Good That Can Come from Suffering

20 03 2012

 A Lenten Devotional by Walter Wangerin ©1987 

I have the terrible memory of a night—late, late at night—when I crept from bed and found my mother washed in tears.  She sat on the floor, her head bowed, her sobs so low and hopeless that I could conceive of nothing which would cause such grief.  My world was crumbling; my mother was crying.  I took myself to bed again, and cried alone, and did not understand.

By morning a change had occurred in me.  In her, too:  her face was flat; her eyes were hollow.  “Mama,” I whispered in horror:  “I lost my laugh and don’t know where to find it.”  I felt distinctly the absence of laughter in my stomach, a trauma as cruel as losing my right hand or my sight. 

What I meant, of course, was that I had lost joy.  And I believed that the best expression of joy was barking, spontaneous laughter.  I assumed that sorrow and joy were enemies, opposites:  one displaced the other.

I was wrong on at least two counts.

After several days of silent sadness, my mother came of her own accord into my midnight bedroom.  She sat on the side of my bed and was quite a while.  She knew I was awake.  I knew that she knew.

Then she put her right hand on my cheek and softly began to sing:  “müde bin ich, geh zu ruh.”  The hymn was very familiar to me.  I responded.  We sang that melody to English words—“Now the light has gone away; Father, listen while I pray”—but we sang it as we never had before.  I sobbed in the singing.  I closed my eyes and dwelt in the hymn and swelled with a peace that was sweetened by sorrow, sorrow suffered, sorrow overcome:  “—now my evening praise I give; Thou didst die that I might live—“

I discovered two things, then in a child’s unconscious manner:  that the better noise to give to joy is not the hollow laugh, the meaningless spasm of laughter, but rather the song that understands itself.  Sing praise to the source of joy.  Sing with that source a duet, close harmony between the lover and the beloved.  I loved my mother, who had made me glad.  Better to sing with her and know the song, than to giggle a giddy glee.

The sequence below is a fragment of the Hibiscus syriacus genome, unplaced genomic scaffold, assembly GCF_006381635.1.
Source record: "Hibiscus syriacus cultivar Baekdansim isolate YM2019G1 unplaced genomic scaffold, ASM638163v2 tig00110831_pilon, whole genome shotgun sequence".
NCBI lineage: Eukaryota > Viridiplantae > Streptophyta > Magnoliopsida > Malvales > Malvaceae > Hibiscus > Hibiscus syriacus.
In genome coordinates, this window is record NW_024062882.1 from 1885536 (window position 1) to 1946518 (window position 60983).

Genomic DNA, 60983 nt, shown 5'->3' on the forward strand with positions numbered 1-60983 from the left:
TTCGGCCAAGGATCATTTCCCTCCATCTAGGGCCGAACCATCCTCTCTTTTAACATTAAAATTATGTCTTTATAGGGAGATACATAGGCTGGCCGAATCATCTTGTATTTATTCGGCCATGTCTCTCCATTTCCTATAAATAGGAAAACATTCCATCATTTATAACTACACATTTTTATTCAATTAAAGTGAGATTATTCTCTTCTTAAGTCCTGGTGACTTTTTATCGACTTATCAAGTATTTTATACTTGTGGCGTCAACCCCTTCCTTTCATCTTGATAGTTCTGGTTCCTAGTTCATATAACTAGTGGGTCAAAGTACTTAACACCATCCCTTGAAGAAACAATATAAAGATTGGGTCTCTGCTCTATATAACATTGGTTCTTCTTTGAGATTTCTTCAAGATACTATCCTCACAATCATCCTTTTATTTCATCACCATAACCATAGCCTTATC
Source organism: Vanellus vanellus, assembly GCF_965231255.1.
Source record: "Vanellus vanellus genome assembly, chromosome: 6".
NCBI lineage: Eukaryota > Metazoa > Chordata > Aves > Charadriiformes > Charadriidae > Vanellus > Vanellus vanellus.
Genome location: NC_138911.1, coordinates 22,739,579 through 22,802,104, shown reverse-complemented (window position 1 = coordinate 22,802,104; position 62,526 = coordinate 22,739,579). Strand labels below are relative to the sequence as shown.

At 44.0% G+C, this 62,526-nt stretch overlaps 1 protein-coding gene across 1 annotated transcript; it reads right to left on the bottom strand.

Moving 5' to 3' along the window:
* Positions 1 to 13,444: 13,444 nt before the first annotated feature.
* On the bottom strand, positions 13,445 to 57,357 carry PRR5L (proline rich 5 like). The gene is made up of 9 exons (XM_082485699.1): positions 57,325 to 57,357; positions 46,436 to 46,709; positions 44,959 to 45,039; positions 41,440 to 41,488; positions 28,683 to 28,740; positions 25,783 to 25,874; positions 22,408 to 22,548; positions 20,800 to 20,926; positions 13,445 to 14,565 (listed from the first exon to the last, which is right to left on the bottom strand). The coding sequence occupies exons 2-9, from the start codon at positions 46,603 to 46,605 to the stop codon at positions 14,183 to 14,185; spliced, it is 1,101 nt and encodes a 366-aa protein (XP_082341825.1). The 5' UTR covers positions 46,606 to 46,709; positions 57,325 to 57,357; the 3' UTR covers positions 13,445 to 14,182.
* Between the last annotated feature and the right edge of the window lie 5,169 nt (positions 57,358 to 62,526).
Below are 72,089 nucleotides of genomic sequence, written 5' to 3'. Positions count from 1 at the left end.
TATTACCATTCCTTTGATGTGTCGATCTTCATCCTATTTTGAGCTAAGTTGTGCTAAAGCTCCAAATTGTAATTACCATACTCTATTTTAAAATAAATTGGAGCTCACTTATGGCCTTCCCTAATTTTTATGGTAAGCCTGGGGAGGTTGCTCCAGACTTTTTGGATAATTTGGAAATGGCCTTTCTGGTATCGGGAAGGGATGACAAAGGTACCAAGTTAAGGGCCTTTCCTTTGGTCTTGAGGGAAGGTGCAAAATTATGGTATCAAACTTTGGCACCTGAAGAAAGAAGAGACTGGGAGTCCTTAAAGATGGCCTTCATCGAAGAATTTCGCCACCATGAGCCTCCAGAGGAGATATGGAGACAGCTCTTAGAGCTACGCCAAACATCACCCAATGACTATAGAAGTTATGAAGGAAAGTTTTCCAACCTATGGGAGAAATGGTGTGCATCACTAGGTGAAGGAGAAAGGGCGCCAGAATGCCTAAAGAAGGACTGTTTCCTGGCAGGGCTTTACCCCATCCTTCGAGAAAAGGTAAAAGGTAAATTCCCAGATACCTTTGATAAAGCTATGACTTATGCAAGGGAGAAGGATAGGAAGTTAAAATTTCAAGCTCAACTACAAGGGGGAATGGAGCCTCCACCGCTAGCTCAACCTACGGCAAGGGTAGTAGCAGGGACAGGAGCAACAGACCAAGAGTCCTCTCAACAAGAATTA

And the second thing: when the sorrow is holy, it doesn’t cancel joy.  Rather, it prepares for joy.  The joy that “rises” out of sorrow has a foundation as deep as the preliminary sorrow was deep and is unshakeable. 

This, then is the fourth good reason for reliving the passion of the Lord:  that we prepare for joy.  If the passion is truly observed, we shall not come to Easter seeking a mindless happiness, a mere emotional high.  This joy “arises” out of sorrow—a sorrow that seems for a while, to fill the universe, but prepares for Easter joy.

Prayer:  Jesus, come again.  You need never suffer again.  That was done once and for all.  But come and remind me of the suffering, so that I remember the purer joy of your rising after all. Amen.